I’ve been separated/divorced for five years. I’ve signed a separation agreement that spells out child support and visitation with our three children.
However, child support and visitation are two separate, independent issues. I regularly meet my child-support obligations, but have not been able to visit with the children.
They aren’t only alienated from me, but from my parents, plus aunts, uncles, and cousins on both sides.
What can I do, besides keep writing to the kids?
The home phone isn’t answered. Calls are left for the answering machine and get screened.
On facts alone, this is a legal problem. But the difficulties within the painful emotions involved, is a problem of parental/family alienation that may prove too difficult for lawyers to resolve.
Still, show your legal agreements to your lawyer, the family court and a mediator (request this) to discuss your legal rights to visit your children.
The fact that you’ve consistently paid child support should be seen/noted in any discussions on visitation.
Keep writing the children (send your phone number), and search social media for information about them.
Meanwhile, you may have to wait till they’re old enough to, hopefully, reach you.
Unfortunately, an ex who alienates children from their other parent (and supportive relatives), bears enormous distrust/anger/control measures towards them.
Sadly, Wikipedia’s definition may prove true: parental alienation creates child trauma, resulting in “significant increased lifetime risks of both mental and physical illness.”
My daughter, 27, is the eldest of three, always the most sensible, responsible among them, quiet and very good in studies.
She went to university to become a teacher.
My nephew introduced her to his work friend. After dating for a year, they got married last year.
Six months ago we received an overdue notice from her credit-card company. She made an excuse and I paid it.
Her husband saw another overdue notice. She said that she bought stuff for the wedding (which my wife and I had paid for).
Whenever we or her husband confronted her, she made excuses, until she confessed that she didn’t get the full-time job last fall and was a supply teacher.
Recently, her husband found another loan letter. She again gave a lame excuse. Whenever she suspected that he’s onto her, she complained that he’s rude to her or misbehaved.
Now, having complained to my wife that he told her to leave, she came home.
My nephew did some digging and discovered that she’s not registered as a teacher. When confronted with proof of this, she confessed that she never graduated from university.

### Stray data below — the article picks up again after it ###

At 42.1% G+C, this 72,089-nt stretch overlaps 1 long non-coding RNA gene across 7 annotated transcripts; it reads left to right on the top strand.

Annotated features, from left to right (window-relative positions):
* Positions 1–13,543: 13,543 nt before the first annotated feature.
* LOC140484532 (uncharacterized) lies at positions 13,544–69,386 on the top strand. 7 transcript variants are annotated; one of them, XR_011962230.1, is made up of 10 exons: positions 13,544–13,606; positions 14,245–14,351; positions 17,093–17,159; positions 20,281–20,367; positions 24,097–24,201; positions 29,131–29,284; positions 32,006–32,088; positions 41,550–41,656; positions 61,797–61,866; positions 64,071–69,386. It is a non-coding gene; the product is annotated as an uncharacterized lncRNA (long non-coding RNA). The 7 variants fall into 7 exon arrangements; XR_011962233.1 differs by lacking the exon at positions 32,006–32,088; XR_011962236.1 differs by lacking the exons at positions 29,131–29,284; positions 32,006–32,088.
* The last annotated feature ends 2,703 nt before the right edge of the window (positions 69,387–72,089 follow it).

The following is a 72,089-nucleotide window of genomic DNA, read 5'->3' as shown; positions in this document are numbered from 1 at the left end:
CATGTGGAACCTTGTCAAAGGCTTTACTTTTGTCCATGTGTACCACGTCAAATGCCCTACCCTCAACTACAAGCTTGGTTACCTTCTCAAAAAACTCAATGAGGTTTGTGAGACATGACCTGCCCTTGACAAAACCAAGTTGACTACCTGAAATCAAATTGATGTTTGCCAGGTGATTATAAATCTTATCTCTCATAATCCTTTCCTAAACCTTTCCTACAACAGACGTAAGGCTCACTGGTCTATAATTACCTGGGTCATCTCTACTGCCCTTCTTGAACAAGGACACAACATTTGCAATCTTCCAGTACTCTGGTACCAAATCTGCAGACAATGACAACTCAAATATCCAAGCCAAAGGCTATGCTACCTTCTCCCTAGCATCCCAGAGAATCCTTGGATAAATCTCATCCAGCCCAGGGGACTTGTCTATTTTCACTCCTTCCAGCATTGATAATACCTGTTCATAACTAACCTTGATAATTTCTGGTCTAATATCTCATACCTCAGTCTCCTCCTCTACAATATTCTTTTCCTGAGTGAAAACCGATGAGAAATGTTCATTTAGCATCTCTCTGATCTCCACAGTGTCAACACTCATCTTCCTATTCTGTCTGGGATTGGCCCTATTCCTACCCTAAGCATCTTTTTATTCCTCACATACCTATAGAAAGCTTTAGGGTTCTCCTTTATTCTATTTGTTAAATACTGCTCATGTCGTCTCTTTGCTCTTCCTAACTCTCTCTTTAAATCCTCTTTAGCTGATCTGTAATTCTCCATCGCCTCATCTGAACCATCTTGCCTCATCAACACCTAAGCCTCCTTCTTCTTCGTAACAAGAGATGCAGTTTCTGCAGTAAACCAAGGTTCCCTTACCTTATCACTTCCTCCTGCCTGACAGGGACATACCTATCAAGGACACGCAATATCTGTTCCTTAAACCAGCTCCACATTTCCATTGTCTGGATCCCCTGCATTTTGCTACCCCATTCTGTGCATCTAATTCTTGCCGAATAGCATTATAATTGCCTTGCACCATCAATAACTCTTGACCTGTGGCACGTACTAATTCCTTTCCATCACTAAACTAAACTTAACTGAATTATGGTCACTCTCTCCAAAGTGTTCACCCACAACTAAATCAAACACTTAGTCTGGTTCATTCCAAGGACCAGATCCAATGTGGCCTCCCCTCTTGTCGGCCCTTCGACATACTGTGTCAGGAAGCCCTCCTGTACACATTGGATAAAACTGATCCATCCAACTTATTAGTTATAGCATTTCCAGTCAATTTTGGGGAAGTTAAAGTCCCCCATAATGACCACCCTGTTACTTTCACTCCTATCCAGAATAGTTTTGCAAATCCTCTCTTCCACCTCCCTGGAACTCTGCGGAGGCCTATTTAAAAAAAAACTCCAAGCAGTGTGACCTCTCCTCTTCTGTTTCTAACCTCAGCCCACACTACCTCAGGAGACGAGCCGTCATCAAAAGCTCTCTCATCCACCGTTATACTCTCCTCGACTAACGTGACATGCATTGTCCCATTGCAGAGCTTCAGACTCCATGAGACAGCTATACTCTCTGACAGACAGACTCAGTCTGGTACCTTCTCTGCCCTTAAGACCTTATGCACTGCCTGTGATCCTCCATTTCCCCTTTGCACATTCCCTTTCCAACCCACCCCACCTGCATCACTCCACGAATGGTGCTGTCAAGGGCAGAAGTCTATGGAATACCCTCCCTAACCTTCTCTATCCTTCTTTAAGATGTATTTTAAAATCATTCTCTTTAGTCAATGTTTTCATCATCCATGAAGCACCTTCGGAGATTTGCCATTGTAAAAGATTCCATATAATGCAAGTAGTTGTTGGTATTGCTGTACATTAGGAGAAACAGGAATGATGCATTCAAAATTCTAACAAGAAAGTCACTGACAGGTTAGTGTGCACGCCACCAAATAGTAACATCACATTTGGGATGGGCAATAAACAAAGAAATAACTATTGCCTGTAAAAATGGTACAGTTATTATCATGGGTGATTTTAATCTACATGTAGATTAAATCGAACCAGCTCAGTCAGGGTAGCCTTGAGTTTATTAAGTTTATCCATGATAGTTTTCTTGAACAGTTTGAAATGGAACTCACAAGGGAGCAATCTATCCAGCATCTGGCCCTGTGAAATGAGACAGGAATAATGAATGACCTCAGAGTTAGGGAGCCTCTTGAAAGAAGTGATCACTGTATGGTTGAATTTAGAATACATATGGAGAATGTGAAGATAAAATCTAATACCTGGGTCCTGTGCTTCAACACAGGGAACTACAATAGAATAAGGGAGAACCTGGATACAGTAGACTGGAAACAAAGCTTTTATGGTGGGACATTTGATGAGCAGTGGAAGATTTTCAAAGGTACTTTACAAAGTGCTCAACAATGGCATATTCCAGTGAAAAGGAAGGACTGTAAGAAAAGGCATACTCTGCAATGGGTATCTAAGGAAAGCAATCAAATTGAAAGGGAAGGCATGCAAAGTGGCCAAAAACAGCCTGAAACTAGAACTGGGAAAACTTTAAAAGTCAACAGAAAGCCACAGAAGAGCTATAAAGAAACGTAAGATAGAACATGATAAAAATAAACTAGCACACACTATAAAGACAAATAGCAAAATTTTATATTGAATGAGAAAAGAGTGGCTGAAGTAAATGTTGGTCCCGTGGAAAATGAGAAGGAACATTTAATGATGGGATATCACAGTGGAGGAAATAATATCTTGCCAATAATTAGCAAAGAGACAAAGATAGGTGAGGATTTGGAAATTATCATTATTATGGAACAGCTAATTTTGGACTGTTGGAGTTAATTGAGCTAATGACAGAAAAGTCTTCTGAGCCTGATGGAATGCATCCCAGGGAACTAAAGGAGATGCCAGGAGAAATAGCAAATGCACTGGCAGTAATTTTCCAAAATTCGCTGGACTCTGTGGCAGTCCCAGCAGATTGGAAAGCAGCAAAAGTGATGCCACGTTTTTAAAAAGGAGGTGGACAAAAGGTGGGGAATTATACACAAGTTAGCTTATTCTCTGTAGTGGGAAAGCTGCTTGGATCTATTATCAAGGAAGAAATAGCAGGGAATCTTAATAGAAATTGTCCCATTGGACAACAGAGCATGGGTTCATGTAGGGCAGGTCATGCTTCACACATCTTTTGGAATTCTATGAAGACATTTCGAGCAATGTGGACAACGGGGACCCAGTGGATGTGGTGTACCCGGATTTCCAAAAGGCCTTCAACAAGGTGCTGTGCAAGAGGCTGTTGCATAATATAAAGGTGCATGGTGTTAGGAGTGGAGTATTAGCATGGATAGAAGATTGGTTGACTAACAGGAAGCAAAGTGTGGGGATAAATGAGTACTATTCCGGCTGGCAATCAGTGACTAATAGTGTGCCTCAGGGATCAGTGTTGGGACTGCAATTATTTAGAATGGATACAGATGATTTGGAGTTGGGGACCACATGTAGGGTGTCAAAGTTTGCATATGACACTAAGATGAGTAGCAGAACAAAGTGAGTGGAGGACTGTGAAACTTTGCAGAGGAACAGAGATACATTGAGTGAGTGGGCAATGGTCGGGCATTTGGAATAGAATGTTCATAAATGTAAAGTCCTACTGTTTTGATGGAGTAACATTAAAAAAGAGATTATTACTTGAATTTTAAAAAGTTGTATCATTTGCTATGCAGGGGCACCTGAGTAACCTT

We asked where she went during the two years when she claimed she had a teaching job. No clear answer.
My greater concern is how she’s so easily lived her life as a lie, as if there’s nothing wrong.
The possibilities are endless, some of them frightening. What’s clear is that your daughter needs serious help for problems she’s afraid to reveal.
Was it gambling, drugs, another person’s influence, that caused her to hide the facts of her daily whereabouts and dealings?
Could the years of her growing up considered the “most sensible, responsible, best student” in the family, have created pressure for her to lie when she couldn’t reach those expectations?
Insist that she see a psychotherapist who’ll probe the deep-seated reasons for all this.
For now, show her compassion and safety living within the family. But stay firm on insisting on getting to the truth, for her sake.
Reader’s Commentary Regarding sex in older years:
“After 45 years of a sexless marriage, I divorced last year at 70. We’d maybe had sex 50 times, and nothing for the last 15 years.
“My ex told me to get a mistress if I wanted sex but she was very willing to spend my money (I was successful at work).
“I never cheated and just put up with her. When I turned 65 I retired and my income was not as high, but we were comfortable. All she did was complain.
“Finally she said for the 10th time that she wanted to separate and I had enough.
“I spent a year alone, then met a wonderful woman with a sex drive like mine. I’m happier than I’ve been in 30 years.
“Warning to others: Separating is very, very costly. But although it cost me $500,000 dollars, it was worth every penny.
Not Frustrated at 70
Tip of the day:
Pursue all legal avenues to see your children while also communicating in any way possible.